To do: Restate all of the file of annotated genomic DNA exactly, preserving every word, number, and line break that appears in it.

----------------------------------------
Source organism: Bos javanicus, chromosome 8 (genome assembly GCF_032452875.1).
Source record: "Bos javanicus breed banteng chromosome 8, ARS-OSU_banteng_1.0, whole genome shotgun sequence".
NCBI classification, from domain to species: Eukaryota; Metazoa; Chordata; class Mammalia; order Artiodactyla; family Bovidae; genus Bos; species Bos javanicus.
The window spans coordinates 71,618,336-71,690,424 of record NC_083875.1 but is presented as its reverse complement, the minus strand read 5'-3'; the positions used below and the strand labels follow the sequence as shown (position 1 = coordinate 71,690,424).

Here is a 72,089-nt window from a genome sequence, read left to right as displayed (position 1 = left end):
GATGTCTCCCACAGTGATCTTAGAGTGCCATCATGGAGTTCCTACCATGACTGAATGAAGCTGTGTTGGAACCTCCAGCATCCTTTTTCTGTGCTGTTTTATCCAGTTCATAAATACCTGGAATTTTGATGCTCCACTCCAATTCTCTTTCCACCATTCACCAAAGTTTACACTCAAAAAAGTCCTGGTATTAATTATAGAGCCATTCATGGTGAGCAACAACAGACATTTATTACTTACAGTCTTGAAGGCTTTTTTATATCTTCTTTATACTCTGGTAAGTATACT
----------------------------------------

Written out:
Source organism: Bos javanicus, chromosome 8 (genome assembly GCF_032452875.1).
Source record: "Bos javanicus breed banteng chromosome 8, ARS-OSU_banteng_1.0, whole genome shotgun sequence".
NCBI classification, from domain to species: Eukaryota; Metazoa; Chordata; class Mammalia; order Artiodactyla; family Bovidae; genus Bos; species Bos javanicus.
The window spans coordinates 71,618,336-71,690,424 of record NC_083875.1 but is presented as its reverse complement, the minus strand read 5'-3'; the positions used below and the strand labels follow the sequence as shown (position 1 = coordinate 71,690,424).

Here is a 72,089-nt window from a genome sequence, read left to right as displayed (position 1 = left end):
GATGTCTCCCACAGTGATCTTAGAGTGCCATCATGGAGTTCCTACCATGACTGAATGAAGCTGTGTTGGAACCTCCAGCATCCTTTTTCTGTGCTGTTTTATCCAGTTCATAAATACCTGGAATTTTGATGCTCCACTCCAATTCTCTTTCCACCATTCACCAAAGTTTACACTCAAAAAAGTCCTGGTATTAATTATAGAGCCATTCATGGTGAGCAACAACAGACATTTATTACTTACAGTCTTGAAGGCTTTTTTATATCTTCTTTATACTCTGGTAAGTATACT